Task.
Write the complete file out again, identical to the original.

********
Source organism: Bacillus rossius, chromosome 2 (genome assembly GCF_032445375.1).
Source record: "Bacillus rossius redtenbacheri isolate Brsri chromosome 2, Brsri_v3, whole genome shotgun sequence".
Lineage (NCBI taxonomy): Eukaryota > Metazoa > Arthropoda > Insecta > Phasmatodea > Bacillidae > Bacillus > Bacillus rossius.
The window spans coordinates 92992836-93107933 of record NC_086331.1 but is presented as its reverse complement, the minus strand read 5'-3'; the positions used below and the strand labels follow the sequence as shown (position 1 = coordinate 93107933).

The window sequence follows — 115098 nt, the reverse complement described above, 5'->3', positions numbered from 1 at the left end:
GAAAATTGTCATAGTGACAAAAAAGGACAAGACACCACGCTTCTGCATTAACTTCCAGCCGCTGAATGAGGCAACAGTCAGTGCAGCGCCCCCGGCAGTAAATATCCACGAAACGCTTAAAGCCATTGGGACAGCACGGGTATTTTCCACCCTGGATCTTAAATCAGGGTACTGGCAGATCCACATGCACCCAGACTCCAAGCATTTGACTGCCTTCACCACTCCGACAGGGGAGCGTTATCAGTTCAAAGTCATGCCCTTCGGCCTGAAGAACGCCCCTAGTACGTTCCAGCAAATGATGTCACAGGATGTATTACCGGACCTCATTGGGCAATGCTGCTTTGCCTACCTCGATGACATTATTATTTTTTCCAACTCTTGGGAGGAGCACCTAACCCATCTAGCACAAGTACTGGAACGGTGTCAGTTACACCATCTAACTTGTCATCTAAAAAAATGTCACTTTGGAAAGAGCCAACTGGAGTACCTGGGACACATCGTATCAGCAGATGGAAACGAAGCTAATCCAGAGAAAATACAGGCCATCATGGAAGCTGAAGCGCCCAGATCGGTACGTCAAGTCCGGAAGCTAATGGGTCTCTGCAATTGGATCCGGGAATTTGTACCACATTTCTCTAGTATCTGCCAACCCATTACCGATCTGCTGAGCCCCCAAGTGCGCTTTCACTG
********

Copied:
Source organism: Bacillus rossius, chromosome 2 (genome assembly GCF_032445375.1).
Source record: "Bacillus rossius redtenbacheri isolate Brsri chromosome 2, Brsri_v3, whole genome shotgun sequence".
Lineage (NCBI taxonomy): Eukaryota > Metazoa > Arthropoda > Insecta > Phasmatodea > Bacillidae > Bacillus > Bacillus rossius.
The window spans coordinates 92992836-93107933 of record NC_086331.1 but is presented as its reverse complement, the minus strand read 5'-3'; the positions used below and the strand labels follow the sequence as shown (position 1 = coordinate 93107933).

The window sequence follows — 115098 nt, the reverse complement described above, 5'->3', positions numbered from 1 at the left end:
GAAAATTGTCATAGTGACAAAAAAGGACAAGACACCACGCTTCTGCATTAACTTCCAGCCGCTGAATGAGGCAACAGTCAGTGCAGCGCCCCCGGCAGTAAATATCCACGAAACGCTTAAAGCCATTGGGACAGCACGGGTATTTTCCACCCTGGATCTTAAATCAGGGTACTGGCAGATCCACATGCACCCAGACTCCAAGCATTTGACTGCCTTCACCACTCCGACAGGGGAGCGTTATCAGTTCAAAGTCATGCCCTTCGGCCTGAAGAACGCCCCTAGTACGTTCCAGCAAATGATGTCACAGGATGTATTACCGGACCTCATTGGGCAATGCTGCTTTGCCTACCTCGATGACATTATTATTTTTTCCAACTCTTGGGAGGAGCACCTAACCCATCTAGCACAAGTACTGGAACGGTGTCAGTTACACCATCTAACTTGTCATCTAAAAAAATGTCACTTTGGAAAGAGCCAACTGGAGTACCTGGGACACATCGTATCAGCAGATGGAAACGAAGCTAATCCAGAGAAAATACAGGCCATCATGGAAGCTGAAGCGCCCAGATCGGTACGTCAAGTCCGGAAGCTAATGGGTCTCTGCAATTGGATCCGGGAATTTGTACCACATTTCTCTAGTATCTGCCAACCCATTACCGATCTGCTGAGCCCCCAAGTGCGCTTTCACTG